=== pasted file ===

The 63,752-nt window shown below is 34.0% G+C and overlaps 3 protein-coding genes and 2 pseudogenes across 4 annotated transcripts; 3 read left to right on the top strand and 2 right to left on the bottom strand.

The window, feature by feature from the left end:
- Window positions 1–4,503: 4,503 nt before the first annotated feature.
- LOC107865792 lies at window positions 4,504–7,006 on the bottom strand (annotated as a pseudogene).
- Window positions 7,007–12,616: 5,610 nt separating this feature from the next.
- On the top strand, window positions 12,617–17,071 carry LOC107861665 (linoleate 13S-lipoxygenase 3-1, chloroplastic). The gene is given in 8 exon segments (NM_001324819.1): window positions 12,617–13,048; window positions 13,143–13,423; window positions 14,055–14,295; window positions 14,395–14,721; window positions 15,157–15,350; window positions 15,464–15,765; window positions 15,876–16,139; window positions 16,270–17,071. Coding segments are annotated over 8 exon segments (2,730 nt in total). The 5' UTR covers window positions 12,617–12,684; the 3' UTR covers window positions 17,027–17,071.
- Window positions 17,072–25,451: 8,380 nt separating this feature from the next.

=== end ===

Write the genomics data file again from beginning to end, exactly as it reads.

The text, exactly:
The 63,752-nt window shown below is 34.0% G+C and overlaps 3 protein-coding genes and 2 pseudogenes across 4 annotated transcripts; 3 read left to right on the top strand and 2 right to left on the bottom strand.

The window, feature by feature from the left end:
- Window positions 1–4,503: 4,503 nt before the first annotated feature.
- LOC107865792 lies at window positions 4,504–7,006 on the bottom strand (annotated as a pseudogene).
- Window positions 7,007–12,616: 5,610 nt separating this feature from the next.
- On the top strand, window positions 12,617–17,071 carry LOC107861665 (linoleate 13S-lipoxygenase 3-1, chloroplastic). The gene is given in 8 exon segments (NM_001324819.1): window positions 12,617–13,048; window positions 13,143–13,423; window positions 14,055–14,295; window positions 14,395–14,721; window positions 15,157–15,350; window positions 15,464–15,765; window positions 15,876–16,139; window positions 16,270–17,071. Coding segments are annotated over 8 exon segments (2,730 nt in total). The 5' UTR covers window positions 12,617–12,684; the 3' UTR covers window positions 17,027–17,071.
- Window positions 17,072–25,451: 8,380 nt separating this feature from the next.